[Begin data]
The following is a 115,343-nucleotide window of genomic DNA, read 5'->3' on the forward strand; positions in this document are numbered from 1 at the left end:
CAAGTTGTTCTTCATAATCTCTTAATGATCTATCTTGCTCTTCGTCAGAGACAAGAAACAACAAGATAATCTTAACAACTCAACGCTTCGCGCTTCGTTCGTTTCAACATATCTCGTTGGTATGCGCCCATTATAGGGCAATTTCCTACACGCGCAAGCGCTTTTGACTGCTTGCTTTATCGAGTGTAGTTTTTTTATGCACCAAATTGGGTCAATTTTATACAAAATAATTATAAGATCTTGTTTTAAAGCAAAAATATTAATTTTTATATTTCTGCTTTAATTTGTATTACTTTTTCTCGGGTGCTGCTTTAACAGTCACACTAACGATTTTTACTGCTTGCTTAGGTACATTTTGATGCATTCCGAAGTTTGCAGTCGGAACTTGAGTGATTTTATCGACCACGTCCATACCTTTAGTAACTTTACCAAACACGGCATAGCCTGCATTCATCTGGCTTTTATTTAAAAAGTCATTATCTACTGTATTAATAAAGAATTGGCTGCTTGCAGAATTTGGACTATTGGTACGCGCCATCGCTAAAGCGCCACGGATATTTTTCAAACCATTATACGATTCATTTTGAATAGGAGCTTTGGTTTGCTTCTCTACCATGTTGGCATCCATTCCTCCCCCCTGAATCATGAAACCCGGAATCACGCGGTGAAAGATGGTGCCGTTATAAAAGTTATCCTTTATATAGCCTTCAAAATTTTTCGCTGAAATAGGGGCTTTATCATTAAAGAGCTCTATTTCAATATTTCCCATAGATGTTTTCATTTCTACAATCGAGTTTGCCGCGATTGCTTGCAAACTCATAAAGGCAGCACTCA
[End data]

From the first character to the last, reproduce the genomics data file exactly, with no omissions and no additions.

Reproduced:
The following is a 115,343-nucleotide window of genomic DNA, read 5'->3' on the forward strand; positions in this document are numbered from 1 at the left end:
CAAGTTGTTCTTCATAATCTCTTAATGATCTATCTTGCTCTTCGTCAGAGACAAGAAACAACAAGATAATCTTAACAACTCAACGCTTCGCGCTTCGTTCGTTTCAACATATCTCGTTGGTATGCGCCCATTATAGGGCAATTTCCTACACGCGCAAGCGCTTTTGACTGCTTGCTTTATCGAGTGTAGTTTTTTTATGCACCAAATTGGGTCAATTTTATACAAAATAATTATAAGATCTTGTTTTAAAGCAAAAATATTAATTTTTATATTTCTGCTTTAATTTGTATTACTTTTTCTCGGGTGCTGCTTTAACAGTCACACTAACGATTTTTACTGCTTGCTTAGGTACATTTTGATGCATTCCGAAGTTTGCAGTCGGAACTTGAGTGATTTTATCGACCACGTCCATACCTTTAGTAACTTTACCAAACACGGCATAGCCTGCATTCATCTGGCTTTTATTTAAAAAGTCATTATCTACTGTATTAATAAAGAATTGGCTGCTTGCAGAATTTGGACTATTGGTACGCGCCATCGCTAAAGCGCCACGGATATTTTTCAAACCATTATACGATTCATTTTGAATAGGAGCTTTGGTTTGCTTCTCTACCATGTTGGCATCCATTCCTCCCCCCTGAATCATGAAACCCGGAATCACGCGGTGAAAGATGGTGCCGTTATAAAAGTTATCCTTTATATAGCCTTCAAAATTTTTCGCTGAAATAGGGGCTTTATCATTAAAGAGCTCTATTTCAATATTTCCCATAGATGTTTTCATTTCTACAATCGAGTTTGCCGCGATTGCTTGCAAACTCATAAAGGCAGCACTCA